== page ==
• How to properly code for a Pap smear

    Finding the correct code in your CPT book for administering a Pap smear isn’t easy. What comes up most often are codes 88141-88175, which are actually meant for pathologists examining a specimen. A search in your electronic health record will often find HCPCS code Q0091, “Screening Papanicolaou smear; obtaining, preparing, and conveyance of cervical or vaginal smear to laboratory.” Here’s when to use (and when not to use) that code.

    The patient preventive medicine services codes 99381-99397 include an age- and gender-appropriate physical exam. According to CPT Assistant, performing a pelvic and breast exam, as well as obtaining a screening Pap smear, are all part of the comprehensive preventive service and should not be reported separately.1 Some private payers, however, will pay for obtaining a screening Pap smear using code Q0091 on the day of a preventive medicine service, so it is worth checking with them.

    If a patient presents for a symptom or complaint that requires a Pap smear for diagnosis, the physical exam and obtaining the Pap smear are part of the E/M service and are not separately reportable. Additionally, you would not use Q0091 in this instance because that is a code for obtaining a screening Pap smear, not a diagnostic one.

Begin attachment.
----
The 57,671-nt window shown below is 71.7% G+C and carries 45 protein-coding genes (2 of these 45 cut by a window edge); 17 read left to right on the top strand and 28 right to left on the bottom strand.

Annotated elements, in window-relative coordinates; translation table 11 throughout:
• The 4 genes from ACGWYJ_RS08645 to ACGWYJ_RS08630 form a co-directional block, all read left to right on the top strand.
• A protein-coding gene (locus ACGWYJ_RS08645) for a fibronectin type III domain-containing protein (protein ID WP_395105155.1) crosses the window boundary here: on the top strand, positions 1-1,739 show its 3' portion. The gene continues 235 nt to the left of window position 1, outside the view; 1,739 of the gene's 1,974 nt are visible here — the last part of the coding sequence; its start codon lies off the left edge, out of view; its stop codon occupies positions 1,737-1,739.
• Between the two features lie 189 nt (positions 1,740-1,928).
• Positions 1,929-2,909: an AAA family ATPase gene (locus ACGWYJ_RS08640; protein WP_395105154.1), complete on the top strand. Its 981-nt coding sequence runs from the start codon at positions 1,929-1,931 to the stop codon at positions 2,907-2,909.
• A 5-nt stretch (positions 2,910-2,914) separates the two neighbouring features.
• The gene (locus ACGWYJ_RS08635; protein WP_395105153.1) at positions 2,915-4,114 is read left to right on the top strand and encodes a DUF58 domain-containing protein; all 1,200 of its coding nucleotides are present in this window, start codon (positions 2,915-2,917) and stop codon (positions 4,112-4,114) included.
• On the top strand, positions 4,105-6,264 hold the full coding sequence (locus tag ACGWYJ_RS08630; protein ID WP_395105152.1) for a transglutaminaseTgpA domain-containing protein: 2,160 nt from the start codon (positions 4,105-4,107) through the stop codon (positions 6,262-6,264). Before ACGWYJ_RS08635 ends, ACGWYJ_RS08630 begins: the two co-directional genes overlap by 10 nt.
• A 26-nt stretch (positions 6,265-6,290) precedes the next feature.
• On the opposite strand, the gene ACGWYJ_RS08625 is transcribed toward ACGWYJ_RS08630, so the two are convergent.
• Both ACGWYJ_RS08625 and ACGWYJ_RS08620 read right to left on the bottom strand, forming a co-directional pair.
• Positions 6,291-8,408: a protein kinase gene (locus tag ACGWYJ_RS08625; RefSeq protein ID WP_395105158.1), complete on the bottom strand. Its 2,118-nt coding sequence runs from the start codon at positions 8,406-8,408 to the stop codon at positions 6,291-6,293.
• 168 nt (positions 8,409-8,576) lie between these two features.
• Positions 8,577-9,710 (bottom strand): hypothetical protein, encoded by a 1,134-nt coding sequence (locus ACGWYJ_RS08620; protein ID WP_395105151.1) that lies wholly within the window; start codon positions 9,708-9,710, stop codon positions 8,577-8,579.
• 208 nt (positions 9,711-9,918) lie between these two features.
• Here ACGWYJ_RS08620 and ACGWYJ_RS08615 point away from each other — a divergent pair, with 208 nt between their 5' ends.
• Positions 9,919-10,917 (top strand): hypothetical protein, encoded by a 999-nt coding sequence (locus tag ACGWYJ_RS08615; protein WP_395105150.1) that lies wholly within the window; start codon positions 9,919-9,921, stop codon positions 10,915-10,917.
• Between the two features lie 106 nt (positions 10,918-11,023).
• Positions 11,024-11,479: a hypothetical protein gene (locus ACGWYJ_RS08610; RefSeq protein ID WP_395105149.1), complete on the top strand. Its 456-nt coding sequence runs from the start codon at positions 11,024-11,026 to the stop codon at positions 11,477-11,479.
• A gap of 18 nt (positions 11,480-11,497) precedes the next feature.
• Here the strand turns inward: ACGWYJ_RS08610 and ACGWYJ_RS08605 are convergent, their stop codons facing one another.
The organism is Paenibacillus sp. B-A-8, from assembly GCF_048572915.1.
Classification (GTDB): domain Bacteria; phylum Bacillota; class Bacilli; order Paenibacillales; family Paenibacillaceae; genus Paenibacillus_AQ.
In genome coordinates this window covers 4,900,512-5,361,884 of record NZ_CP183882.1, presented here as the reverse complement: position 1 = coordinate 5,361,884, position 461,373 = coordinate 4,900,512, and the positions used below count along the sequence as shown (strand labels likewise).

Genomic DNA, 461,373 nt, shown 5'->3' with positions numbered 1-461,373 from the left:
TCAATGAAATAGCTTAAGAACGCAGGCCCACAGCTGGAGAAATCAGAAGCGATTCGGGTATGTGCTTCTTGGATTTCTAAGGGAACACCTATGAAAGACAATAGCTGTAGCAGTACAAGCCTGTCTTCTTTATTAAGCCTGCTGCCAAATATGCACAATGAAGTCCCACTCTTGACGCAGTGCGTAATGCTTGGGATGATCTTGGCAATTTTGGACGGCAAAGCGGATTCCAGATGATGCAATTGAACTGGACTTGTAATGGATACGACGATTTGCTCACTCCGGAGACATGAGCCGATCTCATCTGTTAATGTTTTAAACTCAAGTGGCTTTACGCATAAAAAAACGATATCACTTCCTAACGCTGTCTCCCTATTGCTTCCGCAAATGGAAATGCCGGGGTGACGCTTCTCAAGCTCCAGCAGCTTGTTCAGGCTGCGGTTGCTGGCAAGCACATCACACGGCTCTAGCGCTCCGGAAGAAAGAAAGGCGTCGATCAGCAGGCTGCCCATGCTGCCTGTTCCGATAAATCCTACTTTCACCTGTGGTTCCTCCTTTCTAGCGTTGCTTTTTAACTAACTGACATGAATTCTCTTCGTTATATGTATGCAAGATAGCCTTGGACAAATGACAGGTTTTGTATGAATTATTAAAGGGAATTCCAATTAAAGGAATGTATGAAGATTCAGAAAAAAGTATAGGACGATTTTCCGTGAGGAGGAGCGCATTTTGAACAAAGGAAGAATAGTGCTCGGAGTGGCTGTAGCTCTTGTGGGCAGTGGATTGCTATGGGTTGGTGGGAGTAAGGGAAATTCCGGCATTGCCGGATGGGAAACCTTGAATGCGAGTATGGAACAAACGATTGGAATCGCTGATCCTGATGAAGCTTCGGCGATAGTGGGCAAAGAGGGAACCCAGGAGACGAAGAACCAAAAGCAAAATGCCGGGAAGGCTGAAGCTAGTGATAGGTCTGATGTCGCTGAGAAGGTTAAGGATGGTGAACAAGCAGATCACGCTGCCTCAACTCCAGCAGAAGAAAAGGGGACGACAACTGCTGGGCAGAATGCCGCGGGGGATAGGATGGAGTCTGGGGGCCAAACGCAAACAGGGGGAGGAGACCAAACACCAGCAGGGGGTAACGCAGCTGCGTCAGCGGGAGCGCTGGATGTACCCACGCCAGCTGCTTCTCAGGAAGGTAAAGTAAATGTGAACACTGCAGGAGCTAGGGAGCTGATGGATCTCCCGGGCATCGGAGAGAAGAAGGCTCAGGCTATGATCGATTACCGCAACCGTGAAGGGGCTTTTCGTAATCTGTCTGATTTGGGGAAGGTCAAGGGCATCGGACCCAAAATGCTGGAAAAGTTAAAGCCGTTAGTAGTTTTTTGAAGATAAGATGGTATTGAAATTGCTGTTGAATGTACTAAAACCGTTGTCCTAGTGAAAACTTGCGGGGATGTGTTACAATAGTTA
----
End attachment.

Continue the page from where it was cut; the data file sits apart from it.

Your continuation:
For Medicare patients who still need a Pap smear, use Q0091 when a screening Pap smear is obtained even if this service is provided in addition to a wellness visit. For a screening clinical breast and pelvic exam, you can bill Medicare patients using code G0101, “Cervical or vaginal cancer screening; pelvic and clinical breast examination.” Note that this code has frequency limitations and specific diagnosis requirements.

    Bottom line: Use Q0091 when obtaining a screening Pap smear for a Medicare patient. But also check with your private payers to see if they allow it in connection with a preventive medicine service.

    1.    CPT Assistant. August 2005;15(8):13-15.

    – Betsy Nicoletti, a Massachusetts-based coding and billing consultant

    Posted on Feb 27, 2019 by Betsy Nicoletti

    Disclaimer: The opinions and views expressed here are those of the authors and do not necessarily represent or reflect the opinions and views of the American Academy of Family Physicians. This blog is not intended to provide medical, financial, or legal advice. Some payers may not agree with the advice given. This is not a substitute for current CPT and ICD-9 manuals and payer policies. All comments are moderated and will be removed if they violate our Terms of Use.